She lay with her hand propped on the slate surrounding the mineral bath. A dragonfly landed in front of her less then a foot from her nose. He looked directly at her, dead center to her face, with his sunglass eyes. He was blue. Electric blue. Unlike any blue in a crayon or paint box. They had stared a long while when a Washoe zephyr roared through the grove. The dragonfly held his ground but was eventually pushed sideways from the back. She looked though his wings, wings that were made from the screen of the backdoor of her childhood home.
—Rebecca M. Thomas
Sitting on the beach with her body cradled against him, Trent stared at nothing, while the last rays of the setting sun glittered off the waves. Kay had died just minutes ago, ending at last the battle with her cancer. Hot tears streamed down his cheeks, heralding the release of months of bottled anguish.
Trent wept bitterly as he though of her smile. Was it luck that she had chosen to smile at him that warm spring evening two years ago? Luck or fate, her love had been all that he’d lived for. Life without her was an open wound.
In the instant before I died, I had two choices: fear or acceptance. Fear picked me. It was a hundred million times worse than the 30 minutes I lost you at the carnival the summer you turned 3. But I hope you get this message, too. The joy I am feeling now is 100 million times better than the relief after I found you talking to the cop at the cotton candy stand. That’s what heaven is, cotton candy and cops and not having to worry about a goddamn thing. It’s always summer and you are 3.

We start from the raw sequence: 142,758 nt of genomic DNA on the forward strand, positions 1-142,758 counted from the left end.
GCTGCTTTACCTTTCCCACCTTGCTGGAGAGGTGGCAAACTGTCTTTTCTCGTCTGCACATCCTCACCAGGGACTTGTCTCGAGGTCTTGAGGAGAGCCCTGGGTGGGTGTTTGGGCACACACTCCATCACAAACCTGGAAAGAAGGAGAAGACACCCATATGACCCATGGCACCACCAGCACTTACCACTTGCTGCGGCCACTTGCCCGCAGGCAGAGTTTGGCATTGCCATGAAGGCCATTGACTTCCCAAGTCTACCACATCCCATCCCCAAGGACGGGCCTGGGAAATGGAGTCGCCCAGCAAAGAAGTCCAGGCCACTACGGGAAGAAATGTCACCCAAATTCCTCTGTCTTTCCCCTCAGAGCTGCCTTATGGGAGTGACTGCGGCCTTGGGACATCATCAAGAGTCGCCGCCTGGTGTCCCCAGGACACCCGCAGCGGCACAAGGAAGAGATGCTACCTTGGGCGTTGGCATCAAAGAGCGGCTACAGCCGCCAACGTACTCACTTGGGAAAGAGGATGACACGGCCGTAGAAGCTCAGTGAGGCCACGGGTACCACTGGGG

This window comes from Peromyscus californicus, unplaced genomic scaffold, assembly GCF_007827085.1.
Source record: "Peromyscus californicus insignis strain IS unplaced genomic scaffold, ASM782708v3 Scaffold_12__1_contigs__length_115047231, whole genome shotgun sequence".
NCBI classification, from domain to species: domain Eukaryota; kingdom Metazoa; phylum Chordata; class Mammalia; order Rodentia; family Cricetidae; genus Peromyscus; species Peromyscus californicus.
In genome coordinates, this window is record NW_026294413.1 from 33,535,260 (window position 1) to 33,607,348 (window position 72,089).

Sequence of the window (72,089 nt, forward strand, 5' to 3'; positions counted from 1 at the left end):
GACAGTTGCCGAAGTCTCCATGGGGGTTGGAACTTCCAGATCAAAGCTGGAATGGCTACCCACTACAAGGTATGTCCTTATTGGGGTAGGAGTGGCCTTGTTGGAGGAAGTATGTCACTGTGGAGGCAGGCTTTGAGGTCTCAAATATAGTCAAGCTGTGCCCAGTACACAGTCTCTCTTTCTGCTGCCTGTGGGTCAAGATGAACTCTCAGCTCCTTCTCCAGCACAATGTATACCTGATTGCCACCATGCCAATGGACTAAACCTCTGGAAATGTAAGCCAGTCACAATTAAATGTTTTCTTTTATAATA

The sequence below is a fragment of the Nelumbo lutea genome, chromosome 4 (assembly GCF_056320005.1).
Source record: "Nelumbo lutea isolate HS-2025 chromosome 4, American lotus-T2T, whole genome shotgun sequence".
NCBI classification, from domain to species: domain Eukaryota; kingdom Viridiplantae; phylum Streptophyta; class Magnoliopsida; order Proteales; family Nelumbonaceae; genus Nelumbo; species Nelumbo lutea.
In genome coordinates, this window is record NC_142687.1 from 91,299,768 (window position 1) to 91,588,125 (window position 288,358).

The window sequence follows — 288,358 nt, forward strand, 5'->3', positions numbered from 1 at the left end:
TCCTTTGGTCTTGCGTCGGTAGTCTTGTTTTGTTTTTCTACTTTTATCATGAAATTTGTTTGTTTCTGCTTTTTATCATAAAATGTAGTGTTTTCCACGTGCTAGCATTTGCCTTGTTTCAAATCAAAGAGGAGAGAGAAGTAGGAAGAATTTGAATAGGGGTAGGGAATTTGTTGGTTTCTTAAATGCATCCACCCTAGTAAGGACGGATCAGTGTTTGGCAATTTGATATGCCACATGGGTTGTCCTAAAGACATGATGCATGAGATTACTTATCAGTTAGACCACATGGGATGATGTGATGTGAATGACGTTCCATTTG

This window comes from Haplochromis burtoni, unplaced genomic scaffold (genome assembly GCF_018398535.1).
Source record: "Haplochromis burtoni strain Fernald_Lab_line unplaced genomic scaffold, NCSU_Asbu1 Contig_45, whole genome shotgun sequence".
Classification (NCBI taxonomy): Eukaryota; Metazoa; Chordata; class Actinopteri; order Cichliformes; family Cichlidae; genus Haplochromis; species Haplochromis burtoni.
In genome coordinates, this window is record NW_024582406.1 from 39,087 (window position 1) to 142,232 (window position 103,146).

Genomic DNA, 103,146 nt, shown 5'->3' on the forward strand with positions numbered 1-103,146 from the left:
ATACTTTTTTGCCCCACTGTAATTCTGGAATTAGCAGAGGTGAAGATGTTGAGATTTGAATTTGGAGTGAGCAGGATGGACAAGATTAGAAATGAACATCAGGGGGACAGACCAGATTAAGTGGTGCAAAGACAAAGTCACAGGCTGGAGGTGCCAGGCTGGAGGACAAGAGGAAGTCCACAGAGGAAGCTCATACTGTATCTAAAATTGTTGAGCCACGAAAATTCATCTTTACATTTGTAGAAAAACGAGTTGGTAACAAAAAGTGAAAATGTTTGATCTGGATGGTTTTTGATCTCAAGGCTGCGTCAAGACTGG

One phobically afraid of dogs. Another of evil clowns.
Still another of dolls coming to life and attacking them with little, tiny knives.
Oh wait—that’s me.
One afraid of crowds. Another of being alone.
Not one is afraid to live.
On my hands and knees, I crawled with weapon in hand. The steel blade glints under the hot sun. This time, it is combat at close range, because the chemical warfare proved to be useless. Year after year, the battle rages fiercer than ever.
I hope to catch the enemy at its low and dirty level. Casualties are enormous on the enemy line, and still the fight ensues. The beasts are surely surrounding me. I jab and jab.
“YOU ARE MINE,” I roar. I pinch its scrawny neck. I wish I could hear the scream.
Another dandelion wilts in my bucket.
Even the Moon Laughed
“Do you think it smells us?” Matthew asked.
Andrew held his finger to his lips, hushing his little brother. “Dead people don’t talk, stupid.”
“I think it’s getting closer.”
A twig snapped.
The bushes rustled.
“Run for it!” Andrew yelled.
The great tablecloth-covered beast emerged from the shadows, and the boys darted about the backyard like dragonflies.
“It’s getting me!” Matthew yelled.
“Listen!” he yelled again. “It ate Sissy.”
Bravely, they stopped to look back before entering the back door.
“I warned her the wilderness was no place for a girl.” Andrew replied, shaking his head.
Mom had an appointment with her dermatologist today. He’ll tell her the crusty thing on her leg is malignant, and she’ll be too upset to attend my sister’s wedding, so she wants me to explain everything to the relatives.
“Take them aside; not in front of the others.”
Similar preparations were made recently prior to her mammogram.
“No flowers; have everyone give to cancer research.”
When I waved the normal results in her face, she dismissed it as luck and immediately phoned Doctor Hathaway with suspicions of ringworm.
Tomorrow she takes her yearly physical, and I’m scheduled to see a shrink.